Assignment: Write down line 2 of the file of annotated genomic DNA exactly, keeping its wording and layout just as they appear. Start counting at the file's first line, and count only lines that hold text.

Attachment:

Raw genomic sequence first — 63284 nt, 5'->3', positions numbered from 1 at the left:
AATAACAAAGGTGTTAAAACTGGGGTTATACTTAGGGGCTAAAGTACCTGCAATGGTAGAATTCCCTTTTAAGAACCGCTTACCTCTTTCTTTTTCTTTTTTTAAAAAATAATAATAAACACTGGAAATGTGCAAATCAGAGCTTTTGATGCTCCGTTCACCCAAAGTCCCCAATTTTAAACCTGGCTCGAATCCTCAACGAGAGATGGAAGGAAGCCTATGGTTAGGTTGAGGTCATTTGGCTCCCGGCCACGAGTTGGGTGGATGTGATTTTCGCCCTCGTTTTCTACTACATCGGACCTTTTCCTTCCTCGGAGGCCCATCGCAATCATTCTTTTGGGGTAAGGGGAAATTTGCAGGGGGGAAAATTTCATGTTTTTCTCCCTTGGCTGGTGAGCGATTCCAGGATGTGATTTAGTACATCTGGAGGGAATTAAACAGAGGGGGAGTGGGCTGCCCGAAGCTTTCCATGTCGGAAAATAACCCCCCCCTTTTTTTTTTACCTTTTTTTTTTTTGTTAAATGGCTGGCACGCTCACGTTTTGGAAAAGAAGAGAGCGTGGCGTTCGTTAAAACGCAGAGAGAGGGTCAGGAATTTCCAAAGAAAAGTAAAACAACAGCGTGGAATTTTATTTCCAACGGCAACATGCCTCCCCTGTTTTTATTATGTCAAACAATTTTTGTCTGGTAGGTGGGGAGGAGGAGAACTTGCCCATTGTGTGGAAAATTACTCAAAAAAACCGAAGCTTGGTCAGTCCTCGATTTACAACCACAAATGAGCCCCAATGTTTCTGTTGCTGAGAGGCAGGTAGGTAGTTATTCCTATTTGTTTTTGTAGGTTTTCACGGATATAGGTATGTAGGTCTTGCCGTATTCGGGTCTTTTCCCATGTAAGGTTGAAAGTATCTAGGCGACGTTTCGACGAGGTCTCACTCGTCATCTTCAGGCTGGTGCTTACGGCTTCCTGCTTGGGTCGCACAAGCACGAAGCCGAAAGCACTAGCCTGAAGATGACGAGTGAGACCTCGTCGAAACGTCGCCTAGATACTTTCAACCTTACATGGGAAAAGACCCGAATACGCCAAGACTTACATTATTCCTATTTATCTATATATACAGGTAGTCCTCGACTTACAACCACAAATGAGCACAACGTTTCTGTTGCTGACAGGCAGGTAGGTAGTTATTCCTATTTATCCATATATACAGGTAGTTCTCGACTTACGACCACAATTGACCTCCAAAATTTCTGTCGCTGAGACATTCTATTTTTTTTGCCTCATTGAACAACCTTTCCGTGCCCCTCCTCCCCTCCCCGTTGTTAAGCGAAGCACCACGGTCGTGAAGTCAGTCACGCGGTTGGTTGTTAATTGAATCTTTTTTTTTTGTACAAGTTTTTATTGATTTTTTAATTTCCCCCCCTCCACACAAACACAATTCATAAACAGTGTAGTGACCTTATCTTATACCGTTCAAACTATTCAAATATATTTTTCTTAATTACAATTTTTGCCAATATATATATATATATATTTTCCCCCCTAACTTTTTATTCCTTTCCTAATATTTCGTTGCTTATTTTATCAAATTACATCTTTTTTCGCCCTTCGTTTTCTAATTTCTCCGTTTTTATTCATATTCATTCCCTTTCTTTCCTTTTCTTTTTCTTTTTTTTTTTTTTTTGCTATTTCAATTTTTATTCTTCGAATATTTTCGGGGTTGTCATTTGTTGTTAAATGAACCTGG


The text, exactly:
AATAACAAAGGTGTTAAAACTGGGGTTATACTTAGGGGCTAAAGTACCTGCAATGGTAGAATTCCCTTTTAAGAACCGCTTACCTCTTTCTTTTTCTTTTTTTAAAAAATAATAATAAACACTGGAAATGTGCAAATCAGAGCTTTTGATGCTCCGTTCACCCAAAGTCCCCAATTTTAAACCTGGCTCGAATCCTCAACGAGAGATGGAAGGAAGCCTATGGTTAGGTTGAGGTCATTTGGCTCCCGGCCACGAGTTGGGTGGATGTGATTTTCGCCCTCGTTTTCTACTACATCGGACCTTTTCCTTCCTCGGAGGCCCATCGCAATCATTCTTTTGGGGTAAGGGGAAATTTGCAGGGGGGAAAATTTCATGTTTTTCTCCCTTGGCTGGTGAGCGATTCCAGGATGTGATTTAGTACATCTGGAGGGAATTAAACAGAGGGGGAGTGGGCTGCCCGAAGCTTTCCATGTCGGAAAATAACCCCCCCCTTTTTTTTTTACCTTTTTTTTTTTTGTTAAATGGCTGGCACGCTCACGTTTTGGAAAAGAAGAGAGCGTGGCGTTCGTTAAAACGCAGAGAGAGGGTCAGGAATTTCCAAAGAAAAGTAAAACAACAGCGTGGAATTTTATTTCCAACGGCAACATGCCTCCCCTGTTTTTATTATGTCAAACAATTTTTGTCTGGTAGGTGGGGAGGAGGAGAACTTGCCCATTGTGTGGAAAATTACTCAAAAAAACCGAAGCTTGGTCAGTCCTCGATTTACAACCACAAATGAGCCCCAATGTTTCTGTTGCTGAGAGGCAGGTAGGTAGTTATTCCTATTTGTTTTTGTAGGTTTTCACGGATATAGGTATGTAGGTCTTGCCGTATTCGGGTCTTTTCCCATGTAAGGTTGAAAGTATCTAGGCGACGTTTCGACGAGGTCTCACTCGTCATCTTCAGGCTGGTGCTTACGGCTTCCTGCTTGGGTCGCACAAGCACGAAGCCGAAAGCACTAGCCTGAAGATGACGAGTGAGACCTCGTCGAAACGTCGCCTAGATACTTTCAACCTTACATGGGAAAAGACCCGAATACGCCAAGACTTACATTATTCCTATTTATCTATATATACAGGTAGTCCTCGACTTACAACCACAAATGAGCACAACGTTTCTGTTGCTGACAGGCAGGTAGGTAGTTATTCCTATTTATCCATATATACAGGTAGTTCTCGACTTACGACCACAATTGACCTCCAAAATTTCTGTCGCTGAGACATTCTATTTTTTTTGCCTCATTGAACAACCTTTCCGTGCCCCTCCTCCCCTCCCCGTTGTTAAGCGAAGCACCACGGTCGTGAAGTCAGTCACGCGGTTGGTTGTTAATTGAATCTTTTTTTTTTGTACAAGTTTTTATTGATTTTTTAATTTCCCCCCCTCCACACAAACACAATTCATAAACAGTGTAGTGACCTTATCTTATACCGTTCAAACTATTCAAATATATTTTTCTTAATTACAATTTTTGCCAATATATATATATATATATTTTCCCCCCTAACTTTTTATTCCTTTCCTAATATTTCGTTGCTTATTTTATCAAATTACATCTTTTTTCGCCCTTCGTTTTCTAATTTCTCCGTTTTTATTCATATTCATTCCCTTTCTTTCCTTTTCTTTTTCTTTTTTTTTTTTTTTTGCTATTTCAATTTTTATTCTTCGAATATTTTCGGGGTTGTCATTTGTTGTTAAATGAACCTGG